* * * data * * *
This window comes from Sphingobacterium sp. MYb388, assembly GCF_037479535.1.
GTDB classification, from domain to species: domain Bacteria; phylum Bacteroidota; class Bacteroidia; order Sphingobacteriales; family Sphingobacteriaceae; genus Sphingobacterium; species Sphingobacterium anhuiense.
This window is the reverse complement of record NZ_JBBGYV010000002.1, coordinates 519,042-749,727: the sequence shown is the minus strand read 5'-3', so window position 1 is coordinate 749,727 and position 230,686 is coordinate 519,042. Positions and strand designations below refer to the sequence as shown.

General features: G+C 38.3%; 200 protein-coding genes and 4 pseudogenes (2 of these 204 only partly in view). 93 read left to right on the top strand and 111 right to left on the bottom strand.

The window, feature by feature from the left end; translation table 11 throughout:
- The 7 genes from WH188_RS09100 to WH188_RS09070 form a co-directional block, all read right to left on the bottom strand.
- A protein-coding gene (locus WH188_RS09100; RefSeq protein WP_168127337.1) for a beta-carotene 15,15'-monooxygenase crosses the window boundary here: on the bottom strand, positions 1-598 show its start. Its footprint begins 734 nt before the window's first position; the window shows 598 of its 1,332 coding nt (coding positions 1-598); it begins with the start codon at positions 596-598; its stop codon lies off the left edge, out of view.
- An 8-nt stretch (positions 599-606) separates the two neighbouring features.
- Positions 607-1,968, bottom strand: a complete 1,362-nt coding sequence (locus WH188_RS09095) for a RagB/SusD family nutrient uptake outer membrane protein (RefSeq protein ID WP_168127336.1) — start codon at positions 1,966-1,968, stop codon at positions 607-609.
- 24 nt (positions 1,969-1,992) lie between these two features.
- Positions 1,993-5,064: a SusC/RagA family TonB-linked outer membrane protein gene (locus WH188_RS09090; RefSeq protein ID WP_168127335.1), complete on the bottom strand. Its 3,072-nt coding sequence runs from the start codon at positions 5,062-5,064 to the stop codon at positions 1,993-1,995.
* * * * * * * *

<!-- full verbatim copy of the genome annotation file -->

This window comes from Sphingobacterium sp. MYb388, assembly GCF_037479535.1.
GTDB classification, from domain to species: domain Bacteria; phylum Bacteroidota; class Bacteroidia; order Sphingobacteriales; family Sphingobacteriaceae; genus Sphingobacterium; species Sphingobacterium anhuiense.
This window is the reverse complement of record NZ_JBBGYV010000002.1, coordinates 519,042-749,727: the sequence shown is the minus strand read 5'-3', so window position 1 is coordinate 749,727 and position 230,686 is coordinate 519,042. Positions and strand designations below refer to the sequence as shown.

General features: G+C 38.3%; 200 protein-coding genes and 4 pseudogenes (2 of these 204 only partly in view). 93 read left to right on the top strand and 111 right to left on the bottom strand.

The window, feature by feature from the left end; translation table 11 throughout:
- The 7 genes from WH188_RS09100 to WH188_RS09070 form a co-directional block, all read right to left on the bottom strand.
- A protein-coding gene (locus WH188_RS09100; RefSeq protein WP_168127337.1) for a beta-carotene 15,15'-monooxygenase crosses the window boundary here: on the bottom strand, positions 1-598 show its start. Its footprint begins 734 nt before the window's first position; the window shows 598 of its 1,332 coding nt (coding positions 1-598); it begins with the start codon at positions 596-598; its stop codon lies off the left edge, out of view.
- An 8-nt stretch (positions 599-606) separates the two neighbouring features.
- Positions 607-1,968, bottom strand: a complete 1,362-nt coding sequence (locus WH188_RS09095) for a RagB/SusD family nutrient uptake outer membrane protein (RefSeq protein ID WP_168127336.1) — start codon at positions 1,966-1,968, stop codon at positions 607-609.
- 24 nt (positions 1,969-1,992) lie between these two features.
- Positions 1,993-5,064: a SusC/RagA family TonB-linked outer membrane protein gene (locus WH188_RS09090; RefSeq protein ID WP_168127335.1), complete on the bottom strand. Its 3,072-nt coding sequence runs from the start codon at positions 5,062-5,064 to the stop codon at positions 1,993-1,995.